Tulsa's Kassidy Scott Battles Her Body To Live Softball Dream
Kassidy Scott had no idea she was pitching with a 10-centimeter tumor in her back when she was preparing to begin her sophomore season with Texas Tech. Dealing with constant pain was nothing out of the ordinary for Scott, who shrugged it off as the price of being an athlete. That is, until one day when it became unbearable for her.
“I had been having really bad abdominal pain and lightheadedness,” Scott said. “I ended up passing out, which caused (the doctors) to do a multitude of tests, which in turn made us find the tumor, which is about the size of two limes.”
Luckily, after a biopsy, the tumor proved to be benign and won’t have to be removed for now. Though further investigation led Scott and her doctors to find out she has a pars defect, where discs in her back touch bone on bone.
“Ever since I got to college, I have experienced severe back pain, but I’ve just battled through it with modifications to (my) workouts along with epidurals every couple of months,” Scott said.
As her medical issues seemed to subside, Scott made a change when she saw an opportunity to play for her dream school, the University of Tulsa. After a successful junior year leading the American Athletic Conference and ranking 13th in the nation with five saves, COVID-19 took away her senior year, which was supposed to be her last go at softball ever.
However, if it wasn’t for the chance to come back and play another season due to receiving an extra year of eligibility, Scott may have never found out about another underlying health condition. Through a mandatory physical done before the start of each season, Scott was diagnosed with Wolff-Parkinson-White syndrome. This is a condition in which there is an extra electrical pathway in the heart that leads to periods of rapid heart rate.
“I have had it my whole life, I just never knew about it because symptoms don’t really show until your early twenties,” Scott said. “So they did an EKG and it came back as abnormal.”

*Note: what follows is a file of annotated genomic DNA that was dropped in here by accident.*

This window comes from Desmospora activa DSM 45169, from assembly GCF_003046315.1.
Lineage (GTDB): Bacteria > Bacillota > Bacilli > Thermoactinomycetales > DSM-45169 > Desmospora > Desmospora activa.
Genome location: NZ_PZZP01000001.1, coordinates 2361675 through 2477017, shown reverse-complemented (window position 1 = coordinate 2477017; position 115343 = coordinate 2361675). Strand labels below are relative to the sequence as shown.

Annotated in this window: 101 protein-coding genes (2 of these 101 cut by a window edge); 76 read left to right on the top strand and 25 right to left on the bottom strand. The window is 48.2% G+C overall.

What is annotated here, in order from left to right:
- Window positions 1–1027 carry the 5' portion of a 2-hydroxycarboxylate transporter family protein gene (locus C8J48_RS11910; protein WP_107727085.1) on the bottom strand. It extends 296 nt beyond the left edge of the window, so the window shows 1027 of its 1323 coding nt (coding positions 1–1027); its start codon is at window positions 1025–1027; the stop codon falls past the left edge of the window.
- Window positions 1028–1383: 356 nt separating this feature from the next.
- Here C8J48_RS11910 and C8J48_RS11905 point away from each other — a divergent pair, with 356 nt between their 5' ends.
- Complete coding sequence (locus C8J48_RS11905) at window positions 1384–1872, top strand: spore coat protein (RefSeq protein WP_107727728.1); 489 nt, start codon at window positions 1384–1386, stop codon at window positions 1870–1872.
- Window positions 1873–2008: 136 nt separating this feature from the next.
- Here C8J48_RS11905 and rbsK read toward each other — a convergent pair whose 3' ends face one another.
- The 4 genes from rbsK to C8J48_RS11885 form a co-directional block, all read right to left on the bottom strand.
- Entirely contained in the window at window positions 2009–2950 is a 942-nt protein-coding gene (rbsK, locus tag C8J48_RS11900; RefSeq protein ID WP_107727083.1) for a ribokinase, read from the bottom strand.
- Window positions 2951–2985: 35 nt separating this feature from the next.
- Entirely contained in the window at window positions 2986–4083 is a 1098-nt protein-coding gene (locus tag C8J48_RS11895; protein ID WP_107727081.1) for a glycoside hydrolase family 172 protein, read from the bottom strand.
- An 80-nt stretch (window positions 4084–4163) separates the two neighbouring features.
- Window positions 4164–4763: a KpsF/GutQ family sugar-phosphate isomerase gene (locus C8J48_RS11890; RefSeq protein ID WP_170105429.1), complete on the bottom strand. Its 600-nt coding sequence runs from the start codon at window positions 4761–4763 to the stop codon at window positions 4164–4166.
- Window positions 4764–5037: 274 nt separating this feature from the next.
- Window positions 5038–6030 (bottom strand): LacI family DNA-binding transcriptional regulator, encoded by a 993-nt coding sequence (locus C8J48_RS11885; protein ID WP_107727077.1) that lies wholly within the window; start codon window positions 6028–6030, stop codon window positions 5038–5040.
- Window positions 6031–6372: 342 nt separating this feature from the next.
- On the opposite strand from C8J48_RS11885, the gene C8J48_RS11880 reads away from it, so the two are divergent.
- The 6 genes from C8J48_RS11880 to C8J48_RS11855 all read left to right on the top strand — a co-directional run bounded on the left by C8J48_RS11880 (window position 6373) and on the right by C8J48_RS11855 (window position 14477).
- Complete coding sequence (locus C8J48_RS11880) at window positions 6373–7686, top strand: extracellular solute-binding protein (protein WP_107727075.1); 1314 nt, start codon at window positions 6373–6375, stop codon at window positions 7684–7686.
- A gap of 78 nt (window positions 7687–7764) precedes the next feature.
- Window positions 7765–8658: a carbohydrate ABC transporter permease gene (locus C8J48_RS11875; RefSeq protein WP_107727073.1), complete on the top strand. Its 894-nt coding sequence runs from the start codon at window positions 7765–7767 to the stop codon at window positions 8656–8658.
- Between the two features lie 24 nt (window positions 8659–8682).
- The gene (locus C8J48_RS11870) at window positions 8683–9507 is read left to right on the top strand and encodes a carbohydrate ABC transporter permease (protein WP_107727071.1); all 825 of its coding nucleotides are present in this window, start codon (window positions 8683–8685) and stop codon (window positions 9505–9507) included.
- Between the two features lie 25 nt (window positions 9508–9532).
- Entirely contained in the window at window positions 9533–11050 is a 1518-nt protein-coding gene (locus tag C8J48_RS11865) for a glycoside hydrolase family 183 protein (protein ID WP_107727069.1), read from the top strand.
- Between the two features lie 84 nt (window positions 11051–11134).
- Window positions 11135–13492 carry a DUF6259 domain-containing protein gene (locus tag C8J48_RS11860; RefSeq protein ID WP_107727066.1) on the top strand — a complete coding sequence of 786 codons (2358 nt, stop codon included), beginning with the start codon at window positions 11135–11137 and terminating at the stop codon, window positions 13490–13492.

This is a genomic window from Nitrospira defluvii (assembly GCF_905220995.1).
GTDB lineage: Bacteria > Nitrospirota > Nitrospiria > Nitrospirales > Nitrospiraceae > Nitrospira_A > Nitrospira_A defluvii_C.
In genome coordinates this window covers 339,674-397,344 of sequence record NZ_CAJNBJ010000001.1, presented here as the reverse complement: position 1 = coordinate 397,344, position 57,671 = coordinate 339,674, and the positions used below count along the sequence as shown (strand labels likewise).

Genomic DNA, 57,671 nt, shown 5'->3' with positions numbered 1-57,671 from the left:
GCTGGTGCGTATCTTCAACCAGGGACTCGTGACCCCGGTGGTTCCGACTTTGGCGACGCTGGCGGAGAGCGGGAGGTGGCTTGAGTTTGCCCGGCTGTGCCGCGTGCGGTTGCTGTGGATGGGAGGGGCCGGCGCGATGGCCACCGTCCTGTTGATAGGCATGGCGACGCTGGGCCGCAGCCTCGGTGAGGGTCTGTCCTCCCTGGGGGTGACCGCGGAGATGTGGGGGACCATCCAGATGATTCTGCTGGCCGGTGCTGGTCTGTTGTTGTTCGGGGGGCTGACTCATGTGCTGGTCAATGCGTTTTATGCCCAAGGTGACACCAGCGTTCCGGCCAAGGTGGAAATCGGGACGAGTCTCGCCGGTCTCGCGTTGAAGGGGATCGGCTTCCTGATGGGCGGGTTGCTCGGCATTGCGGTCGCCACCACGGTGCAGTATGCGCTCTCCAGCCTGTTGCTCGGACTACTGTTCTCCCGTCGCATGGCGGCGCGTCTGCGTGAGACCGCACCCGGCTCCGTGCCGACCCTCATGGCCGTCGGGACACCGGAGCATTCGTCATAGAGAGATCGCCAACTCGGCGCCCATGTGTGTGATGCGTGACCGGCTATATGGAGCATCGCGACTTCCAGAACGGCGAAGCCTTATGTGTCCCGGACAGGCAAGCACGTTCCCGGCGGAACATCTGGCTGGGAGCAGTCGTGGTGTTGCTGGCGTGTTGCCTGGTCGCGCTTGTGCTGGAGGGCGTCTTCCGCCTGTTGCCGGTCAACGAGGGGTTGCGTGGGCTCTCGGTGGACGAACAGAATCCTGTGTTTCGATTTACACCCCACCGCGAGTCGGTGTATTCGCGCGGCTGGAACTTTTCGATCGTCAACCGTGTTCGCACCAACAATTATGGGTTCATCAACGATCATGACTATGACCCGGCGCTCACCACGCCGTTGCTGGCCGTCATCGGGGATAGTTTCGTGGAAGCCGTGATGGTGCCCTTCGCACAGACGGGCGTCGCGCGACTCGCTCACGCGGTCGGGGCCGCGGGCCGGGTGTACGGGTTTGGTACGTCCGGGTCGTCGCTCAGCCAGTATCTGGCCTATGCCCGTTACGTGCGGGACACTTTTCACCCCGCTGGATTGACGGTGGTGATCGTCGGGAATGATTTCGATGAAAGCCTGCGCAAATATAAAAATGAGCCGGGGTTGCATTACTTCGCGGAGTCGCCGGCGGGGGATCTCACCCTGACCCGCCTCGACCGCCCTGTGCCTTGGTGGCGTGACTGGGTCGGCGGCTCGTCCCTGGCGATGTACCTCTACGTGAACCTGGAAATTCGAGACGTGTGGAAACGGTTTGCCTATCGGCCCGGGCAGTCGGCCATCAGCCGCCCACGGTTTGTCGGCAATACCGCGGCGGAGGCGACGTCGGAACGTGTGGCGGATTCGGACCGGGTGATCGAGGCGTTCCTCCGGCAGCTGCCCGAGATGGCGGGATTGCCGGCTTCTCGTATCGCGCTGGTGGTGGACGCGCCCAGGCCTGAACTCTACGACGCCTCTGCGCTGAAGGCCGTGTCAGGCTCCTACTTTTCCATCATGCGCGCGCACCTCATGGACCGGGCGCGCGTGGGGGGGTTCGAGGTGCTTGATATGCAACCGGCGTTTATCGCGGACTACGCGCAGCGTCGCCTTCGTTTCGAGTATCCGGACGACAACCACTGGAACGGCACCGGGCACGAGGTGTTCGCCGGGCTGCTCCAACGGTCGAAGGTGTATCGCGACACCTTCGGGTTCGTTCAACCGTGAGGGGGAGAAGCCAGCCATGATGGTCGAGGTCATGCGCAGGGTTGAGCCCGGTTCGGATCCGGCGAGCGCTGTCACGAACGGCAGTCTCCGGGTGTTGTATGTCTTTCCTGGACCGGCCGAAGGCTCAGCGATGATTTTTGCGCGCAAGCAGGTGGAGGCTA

After speaking with several doctors, it was decided that Scott needed to have a procedure done to block the abnormal electrical signals in her heart to restore it to a normal rhythm, as she was suddenly showing symptoms of a rapid heart rate. With a recovery time of three days, she was ready to gear up for the season, but it slowed her down immensely.
“After the three days were up, I started getting back into normal activity as tolerated,” Scott said. “As far as playing goes, I was out a couple weeks due to this, and it has delayed me getting to be game ready. I still get short of breath and fatigued pretty easily. So right now, (I am) working my way back to pitching by building up my endurance and throwing as much as I can.”
As Scott has adjusted to figuring out her medical diagnoses, she hasn’t lost her determination to be a successful player in the circle for one second. Her outlook on life and softball have changed, and if anything, this experience has brought her closer to her teammates and the game she loves.
“(My teammates) have been amazing,” Scott said. “They are so thoughtful and helpful. They always ask me how I’m feeling and understand my limitations. They know how to push me, but also how to motivate me. Without them, I don’t think I would have been able to get through a lot of the things that I have.”